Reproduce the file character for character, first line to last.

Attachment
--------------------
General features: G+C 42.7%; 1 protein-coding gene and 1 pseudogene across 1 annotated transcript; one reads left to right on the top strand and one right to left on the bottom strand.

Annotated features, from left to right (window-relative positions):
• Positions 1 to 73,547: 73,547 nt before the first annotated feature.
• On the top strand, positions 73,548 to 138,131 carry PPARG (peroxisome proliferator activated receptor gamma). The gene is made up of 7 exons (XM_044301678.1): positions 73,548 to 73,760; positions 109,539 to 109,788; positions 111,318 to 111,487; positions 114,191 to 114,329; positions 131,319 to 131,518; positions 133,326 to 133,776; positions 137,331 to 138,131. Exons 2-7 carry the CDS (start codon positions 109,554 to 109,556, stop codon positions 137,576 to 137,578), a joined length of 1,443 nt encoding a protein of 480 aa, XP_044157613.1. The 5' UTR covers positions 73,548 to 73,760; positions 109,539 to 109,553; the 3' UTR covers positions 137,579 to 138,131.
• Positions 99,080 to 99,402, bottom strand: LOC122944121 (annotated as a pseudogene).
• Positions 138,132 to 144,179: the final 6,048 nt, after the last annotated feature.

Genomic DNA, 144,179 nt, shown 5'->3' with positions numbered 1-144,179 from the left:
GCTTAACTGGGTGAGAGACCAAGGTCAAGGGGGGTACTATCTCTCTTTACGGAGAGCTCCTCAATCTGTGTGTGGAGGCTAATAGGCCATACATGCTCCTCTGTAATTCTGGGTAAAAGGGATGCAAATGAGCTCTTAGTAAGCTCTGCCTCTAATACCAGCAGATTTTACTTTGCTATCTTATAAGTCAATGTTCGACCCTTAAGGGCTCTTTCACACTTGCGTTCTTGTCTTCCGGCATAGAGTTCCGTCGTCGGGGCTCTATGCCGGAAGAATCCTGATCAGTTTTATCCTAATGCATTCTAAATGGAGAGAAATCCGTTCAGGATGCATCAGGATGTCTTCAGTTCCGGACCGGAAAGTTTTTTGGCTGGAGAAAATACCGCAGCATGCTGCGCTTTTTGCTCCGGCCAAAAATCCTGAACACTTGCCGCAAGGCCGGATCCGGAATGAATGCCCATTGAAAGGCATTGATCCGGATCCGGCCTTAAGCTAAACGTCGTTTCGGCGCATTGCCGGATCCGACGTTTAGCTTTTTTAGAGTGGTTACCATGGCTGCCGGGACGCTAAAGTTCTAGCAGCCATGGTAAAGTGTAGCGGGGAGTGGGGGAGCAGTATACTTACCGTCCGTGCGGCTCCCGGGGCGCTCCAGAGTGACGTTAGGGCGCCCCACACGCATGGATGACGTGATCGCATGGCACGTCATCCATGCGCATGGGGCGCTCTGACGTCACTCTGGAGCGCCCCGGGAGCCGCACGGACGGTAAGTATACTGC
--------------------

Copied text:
General features: G+C 42.7%; 1 protein-coding gene and 1 pseudogene across 1 annotated transcript; one reads left to right on the top strand and one right to left on the bottom strand.

Annotated features, from left to right (window-relative positions):
• Positions 1 to 73,547: 73,547 nt before the first annotated feature.
• On the top strand, positions 73,548 to 138,131 carry PPARG (peroxisome proliferator activated receptor gamma). The gene is made up of 7 exons (XM_044301678.1): positions 73,548 to 73,760; positions 109,539 to 109,788; positions 111,318 to 111,487; positions 114,191 to 114,329; positions 131,319 to 131,518; positions 133,326 to 133,776; positions 137,331 to 138,131. Exons 2-7 carry the CDS (start codon positions 109,554 to 109,556, stop codon positions 137,576 to 137,578), a joined length of 1,443 nt encoding a protein of 480 aa, XP_044157613.1. The 5' UTR covers positions 73,548 to 73,760; positions 109,539 to 109,553; the 3' UTR covers positions 137,579 to 138,131.
• Positions 99,080 to 99,402, bottom strand: LOC122944121 (annotated as a pseudogene).
• Positions 138,132 to 144,179: the final 6,048 nt, after the last annotated feature.

Genomic DNA, 144,179 nt, shown 5'->3' with positions numbered 1-144,179 from the left:
GCTTAACTGGGTGAGAGACCAAGGTCAAGGGGGGTACTATCTCTCTTTACGGAGAGCTCCTCAATCTGTGTGTGGAGGCTAATAGGCCATACATGCTCCTCTGTAATTCTGGGTAAAAGGGATGCAAATGAGCTCTTAGTAAGCTCTGCCTCTAATACCAGCAGATTTTACTTTGCTATCTTATAAGTCAATGTTCGACCCTTAAGGGCTCTTTCACACTTGCGTTCTTGTCTTCCGGCATAGAGTTCCGTCGTCGGGGCTCTATGCCGGAAGAATCCTGATCAGTTTTATCCTAATGCATTCTAAATGGAGAGAAATCCGTTCAGGATGCATCAGGATGTCTTCAGTTCCGGACCGGAAAGTTTTTTGGCTGGAGAAAATACCGCAGCATGCTGCGCTTTTTGCTCCGGCCAAAAATCCTGAACACTTGCCGCAAGGCCGGATCCGGAATGAATGCCCATTGAAAGGCATTGATCCGGATCCGGCCTTAAGCTAAACGTCGTTTCGGCGCATTGCCGGATCCGACGTTTAGCTTTTTTAGAGTGGTTACCATGGCTGCCGGGACGCTAAAGTTCTAGCAGCCATGGTAAAGTGTAGCGGGGAGTGGGGGAGCAGTATACTTACCGTCCGTGCGGCTCCCGGGGCGCTCCAGAGTGACGTTAGGGCGCCCCACACGCATGGATGACGTGATCGCATGGCACGTCATCCATGCGCATGGGGCGCTCTGACGTCACTCTGGAGCGCCCCGGGAGCCGCACGGACGGTAAGTATACTGC